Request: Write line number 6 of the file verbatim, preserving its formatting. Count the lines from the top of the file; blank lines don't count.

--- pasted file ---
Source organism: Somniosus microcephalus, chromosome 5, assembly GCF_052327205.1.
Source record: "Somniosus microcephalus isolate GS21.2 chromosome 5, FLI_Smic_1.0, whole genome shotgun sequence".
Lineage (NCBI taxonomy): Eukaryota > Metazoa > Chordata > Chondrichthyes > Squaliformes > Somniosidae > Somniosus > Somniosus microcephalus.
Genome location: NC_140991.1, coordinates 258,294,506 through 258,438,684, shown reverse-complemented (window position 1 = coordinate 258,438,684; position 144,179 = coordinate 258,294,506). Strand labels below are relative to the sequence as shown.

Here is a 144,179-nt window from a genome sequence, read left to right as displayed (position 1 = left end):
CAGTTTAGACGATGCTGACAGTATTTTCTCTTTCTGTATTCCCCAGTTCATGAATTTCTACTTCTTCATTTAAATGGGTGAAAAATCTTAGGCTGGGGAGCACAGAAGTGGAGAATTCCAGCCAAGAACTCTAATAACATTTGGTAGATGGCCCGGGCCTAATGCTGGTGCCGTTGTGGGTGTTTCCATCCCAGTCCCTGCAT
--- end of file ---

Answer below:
CAGTTTAGACGATGCTGACAGTATTTTCTCTTTCTGTATTCCCCAGTTCATGAATTTCTACTTCTTCATTTAAATGGGTGAAAAATCTTAGGCTGGGGAGCACAGAAGTGGAGAATTCCAGCCAAGAACTCTAATAACATTTGGTAGATGGCCCGGGCCTAATGCTGGTGCCGTTGTGGGTGTTTCCATCCCAGTCCCTGCAT